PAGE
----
A state may restrict or limit religious freedom only for serious reasons, such as when the exercise of religious freedom is violating the rights of others, the public peace or order is threatened, or public morality is at risk.
It is clear from this brief summary that religious liberty is not just a right of the individual believer but is also a right of religious communities. Denial of juridical status to a religious body violates religious liberty just as discrimination against an individual believer does. It is also clear that religious liberty covers a broad range of activities, from freedom of worship to the right to establish charitable groups and to participate in and to seek to influence public affairs. Finally, it is clear that religious freedom is inextricably linked to other human rights, such as freedom of association, freedom of speech, and legal recognition of voluntary associations. The countries in Europe that continue to restrict religious liberty also tend to restrict these other rights, and vice-versa.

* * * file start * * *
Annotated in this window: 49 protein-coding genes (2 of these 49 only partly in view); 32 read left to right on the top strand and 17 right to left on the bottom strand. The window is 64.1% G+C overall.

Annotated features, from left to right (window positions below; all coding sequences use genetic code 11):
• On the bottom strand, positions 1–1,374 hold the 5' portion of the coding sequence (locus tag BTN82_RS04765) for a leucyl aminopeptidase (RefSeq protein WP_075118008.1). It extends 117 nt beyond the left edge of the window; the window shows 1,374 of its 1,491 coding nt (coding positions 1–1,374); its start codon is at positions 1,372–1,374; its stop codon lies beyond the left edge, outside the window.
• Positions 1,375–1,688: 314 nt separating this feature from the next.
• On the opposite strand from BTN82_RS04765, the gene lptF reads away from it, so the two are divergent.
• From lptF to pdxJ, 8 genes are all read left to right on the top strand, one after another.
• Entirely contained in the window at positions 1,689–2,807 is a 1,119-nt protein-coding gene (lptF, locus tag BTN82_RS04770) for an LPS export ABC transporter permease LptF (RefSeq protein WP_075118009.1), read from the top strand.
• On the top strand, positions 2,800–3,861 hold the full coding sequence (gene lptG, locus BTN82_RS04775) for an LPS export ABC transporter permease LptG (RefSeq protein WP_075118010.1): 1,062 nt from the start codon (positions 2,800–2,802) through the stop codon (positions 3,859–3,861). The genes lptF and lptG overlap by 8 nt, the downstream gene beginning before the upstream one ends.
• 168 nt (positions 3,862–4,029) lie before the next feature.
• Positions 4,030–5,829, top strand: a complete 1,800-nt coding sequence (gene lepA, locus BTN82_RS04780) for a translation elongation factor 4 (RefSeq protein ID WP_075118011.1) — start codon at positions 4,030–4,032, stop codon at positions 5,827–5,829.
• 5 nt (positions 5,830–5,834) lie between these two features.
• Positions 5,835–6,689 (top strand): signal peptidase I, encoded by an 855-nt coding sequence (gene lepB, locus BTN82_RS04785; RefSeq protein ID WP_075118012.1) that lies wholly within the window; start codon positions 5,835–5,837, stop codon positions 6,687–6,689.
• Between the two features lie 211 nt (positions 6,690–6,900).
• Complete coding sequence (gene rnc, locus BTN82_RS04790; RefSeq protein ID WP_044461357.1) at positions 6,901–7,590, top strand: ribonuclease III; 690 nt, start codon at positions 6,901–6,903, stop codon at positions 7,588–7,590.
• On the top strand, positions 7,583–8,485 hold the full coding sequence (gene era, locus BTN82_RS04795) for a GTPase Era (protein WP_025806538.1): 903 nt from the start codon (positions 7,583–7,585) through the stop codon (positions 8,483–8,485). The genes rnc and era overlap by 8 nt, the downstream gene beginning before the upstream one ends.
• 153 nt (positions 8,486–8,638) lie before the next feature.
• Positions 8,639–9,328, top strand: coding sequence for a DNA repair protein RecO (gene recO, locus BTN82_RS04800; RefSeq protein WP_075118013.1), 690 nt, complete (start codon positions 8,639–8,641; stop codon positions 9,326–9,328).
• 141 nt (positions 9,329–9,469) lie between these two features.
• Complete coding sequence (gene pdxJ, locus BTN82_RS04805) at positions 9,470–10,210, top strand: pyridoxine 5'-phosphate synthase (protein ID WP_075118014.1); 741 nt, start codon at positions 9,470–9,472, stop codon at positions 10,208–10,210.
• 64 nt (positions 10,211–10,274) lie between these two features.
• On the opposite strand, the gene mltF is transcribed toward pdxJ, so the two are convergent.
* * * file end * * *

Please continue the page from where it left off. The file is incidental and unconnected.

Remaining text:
While there are many problems of religious intolerance in Europe today, others testifying today are more expert on some areas than I, so I will focus, with a few exceptions, on the experience of the Catholic Church -- especially in the former communist countries of Central and Eastern Europe, where the transformation in the area of religious liberty has mirrored the broader transformation in these countries since 1989. The current situation is incomparably better for religious believers than it was eight years ago, but religious liberty issues continue to be a source of considerable turmoil and tension in some parts of the former Soviet bloc and in other countries.